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Yams are a staple food

Yams are a staple food in Africa, Indonesia, the Caribbean, China, Korea, and India.
Often confused with sweet potatoes, yams rarely appear in American markets, except in cities with large ethnic populations. This thick tuber, grown on tropical vines, is a staple food in Africa, where it originated, and in Indonesia, the Caribbean, China, Korea, and India. Yams are similar in size and shape to sweet potatoes, but contain more natural sugar and have a higher moisture content.

Varieties
There are more than 150 species of yam, with a wide variety of sizes and shapes. The flesh ranges in color from off-white and yellow to purple and pink.

Buying and storing tips
Yams can be found in specialty markets and Latin American markets. Look for those with tight, unblemished skins, and store them in a paper bag in a cool, dark location for up to two weeks.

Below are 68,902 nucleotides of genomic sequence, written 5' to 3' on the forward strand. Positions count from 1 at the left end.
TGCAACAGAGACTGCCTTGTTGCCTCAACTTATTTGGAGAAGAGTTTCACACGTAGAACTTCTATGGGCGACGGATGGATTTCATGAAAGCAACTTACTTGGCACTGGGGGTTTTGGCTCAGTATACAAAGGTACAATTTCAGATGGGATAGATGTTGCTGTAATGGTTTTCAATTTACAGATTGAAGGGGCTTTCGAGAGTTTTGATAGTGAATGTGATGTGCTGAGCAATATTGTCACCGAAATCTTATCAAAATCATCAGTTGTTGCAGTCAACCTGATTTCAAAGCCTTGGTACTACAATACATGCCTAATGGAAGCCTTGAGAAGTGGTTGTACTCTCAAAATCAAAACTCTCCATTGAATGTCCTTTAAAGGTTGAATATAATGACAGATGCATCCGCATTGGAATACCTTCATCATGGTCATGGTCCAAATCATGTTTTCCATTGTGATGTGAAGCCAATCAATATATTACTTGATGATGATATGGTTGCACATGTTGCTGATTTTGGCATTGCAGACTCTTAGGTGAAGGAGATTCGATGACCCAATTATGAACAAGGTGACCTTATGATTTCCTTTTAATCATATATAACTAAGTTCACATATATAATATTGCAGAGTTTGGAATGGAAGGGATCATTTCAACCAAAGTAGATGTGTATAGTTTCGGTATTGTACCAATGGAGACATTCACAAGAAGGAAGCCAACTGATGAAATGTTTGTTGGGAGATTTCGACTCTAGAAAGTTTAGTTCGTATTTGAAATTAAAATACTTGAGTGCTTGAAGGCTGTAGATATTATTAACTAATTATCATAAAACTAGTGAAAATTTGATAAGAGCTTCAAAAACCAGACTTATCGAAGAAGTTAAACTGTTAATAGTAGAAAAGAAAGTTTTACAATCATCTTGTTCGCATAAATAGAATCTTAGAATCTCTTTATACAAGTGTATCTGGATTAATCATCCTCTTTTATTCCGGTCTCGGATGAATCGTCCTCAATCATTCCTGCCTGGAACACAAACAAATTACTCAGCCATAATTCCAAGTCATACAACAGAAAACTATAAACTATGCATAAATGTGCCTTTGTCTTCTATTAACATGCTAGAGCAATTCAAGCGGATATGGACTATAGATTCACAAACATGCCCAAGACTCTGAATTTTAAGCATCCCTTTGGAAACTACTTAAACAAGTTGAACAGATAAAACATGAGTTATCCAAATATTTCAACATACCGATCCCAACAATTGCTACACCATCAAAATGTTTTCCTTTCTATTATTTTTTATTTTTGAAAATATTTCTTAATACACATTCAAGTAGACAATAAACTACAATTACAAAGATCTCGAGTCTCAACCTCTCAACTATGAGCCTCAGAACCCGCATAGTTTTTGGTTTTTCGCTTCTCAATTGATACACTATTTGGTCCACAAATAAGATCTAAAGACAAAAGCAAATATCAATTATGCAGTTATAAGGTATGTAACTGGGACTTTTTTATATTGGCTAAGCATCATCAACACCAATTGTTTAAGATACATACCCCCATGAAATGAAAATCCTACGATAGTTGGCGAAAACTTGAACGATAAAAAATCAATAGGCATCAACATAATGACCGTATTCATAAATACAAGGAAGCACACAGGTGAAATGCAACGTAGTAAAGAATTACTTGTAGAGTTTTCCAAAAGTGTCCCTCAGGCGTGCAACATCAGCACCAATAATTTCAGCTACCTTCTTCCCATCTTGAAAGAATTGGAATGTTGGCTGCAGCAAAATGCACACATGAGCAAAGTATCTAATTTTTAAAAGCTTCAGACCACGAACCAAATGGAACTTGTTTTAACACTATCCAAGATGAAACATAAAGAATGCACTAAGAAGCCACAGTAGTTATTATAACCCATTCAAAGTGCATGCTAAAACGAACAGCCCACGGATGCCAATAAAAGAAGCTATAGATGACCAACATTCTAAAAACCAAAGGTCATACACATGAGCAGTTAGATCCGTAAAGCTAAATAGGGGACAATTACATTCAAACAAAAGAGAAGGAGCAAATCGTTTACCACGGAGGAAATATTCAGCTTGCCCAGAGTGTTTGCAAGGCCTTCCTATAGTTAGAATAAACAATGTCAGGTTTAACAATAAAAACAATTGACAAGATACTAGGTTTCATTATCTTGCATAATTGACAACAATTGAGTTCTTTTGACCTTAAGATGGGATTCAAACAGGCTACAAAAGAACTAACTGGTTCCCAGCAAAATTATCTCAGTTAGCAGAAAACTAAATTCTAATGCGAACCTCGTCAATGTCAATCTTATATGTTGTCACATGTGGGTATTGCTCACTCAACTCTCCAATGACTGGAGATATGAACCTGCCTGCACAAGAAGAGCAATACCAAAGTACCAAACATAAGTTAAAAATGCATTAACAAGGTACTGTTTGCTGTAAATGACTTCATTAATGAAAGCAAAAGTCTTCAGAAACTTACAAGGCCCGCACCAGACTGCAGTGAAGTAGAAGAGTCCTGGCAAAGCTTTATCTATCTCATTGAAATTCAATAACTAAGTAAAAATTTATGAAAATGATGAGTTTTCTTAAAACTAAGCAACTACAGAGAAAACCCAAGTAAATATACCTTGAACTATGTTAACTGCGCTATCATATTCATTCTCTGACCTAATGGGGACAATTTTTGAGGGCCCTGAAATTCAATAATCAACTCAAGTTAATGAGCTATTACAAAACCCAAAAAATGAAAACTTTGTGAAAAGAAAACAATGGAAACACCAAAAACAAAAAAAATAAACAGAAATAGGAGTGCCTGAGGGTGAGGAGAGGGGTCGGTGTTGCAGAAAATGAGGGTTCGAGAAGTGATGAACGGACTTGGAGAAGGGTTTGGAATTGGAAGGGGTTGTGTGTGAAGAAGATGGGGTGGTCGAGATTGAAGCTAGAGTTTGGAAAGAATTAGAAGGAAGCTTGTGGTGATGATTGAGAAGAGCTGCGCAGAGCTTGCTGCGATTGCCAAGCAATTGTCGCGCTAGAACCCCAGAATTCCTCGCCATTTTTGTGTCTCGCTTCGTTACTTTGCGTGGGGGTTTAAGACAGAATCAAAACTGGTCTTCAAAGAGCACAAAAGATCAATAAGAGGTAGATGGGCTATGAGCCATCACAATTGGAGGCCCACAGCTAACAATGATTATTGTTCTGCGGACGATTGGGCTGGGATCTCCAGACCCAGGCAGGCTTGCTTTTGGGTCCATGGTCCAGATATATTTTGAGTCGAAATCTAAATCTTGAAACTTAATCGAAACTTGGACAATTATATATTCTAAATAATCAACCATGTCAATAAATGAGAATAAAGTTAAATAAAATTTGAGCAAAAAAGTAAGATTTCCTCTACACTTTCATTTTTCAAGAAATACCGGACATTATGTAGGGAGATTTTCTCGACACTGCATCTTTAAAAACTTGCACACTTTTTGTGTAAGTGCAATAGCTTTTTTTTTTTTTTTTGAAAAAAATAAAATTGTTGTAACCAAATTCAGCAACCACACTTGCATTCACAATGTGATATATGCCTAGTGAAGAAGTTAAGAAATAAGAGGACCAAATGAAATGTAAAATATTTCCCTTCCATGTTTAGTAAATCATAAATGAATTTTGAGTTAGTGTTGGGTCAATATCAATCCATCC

Availability
Yams are available throughout the year, depending on the variety.

Preparation, uses, and tips
Scrub yams just before using them, and cook them as you would a potato, either baking, steaming, frying, or boiling and mashing.

Nutritional Highlights
Yams, 1 cup (125g) (raw, cubes)
Calories: 177
Protein: 2.3g
Carbohydrate: 41.8g
Total Fat: 0.25g
Fiber: 6.1g
*Excellent source of: Potassium (1,224mg), Vitamin C (25.6mg), and Vitamin B6 (0.44mg)
*Good source of: Thiamine (0.168mg)

*Foods that are an “excellent source” of a particular nutrient provide 20% or more of the Recommended Daily Value. Foods that are a “good source” of a particular nutrient provide between 10 and 20% of the Recommended Daily Value.

1 Comment:

  Adite

3:57 AM

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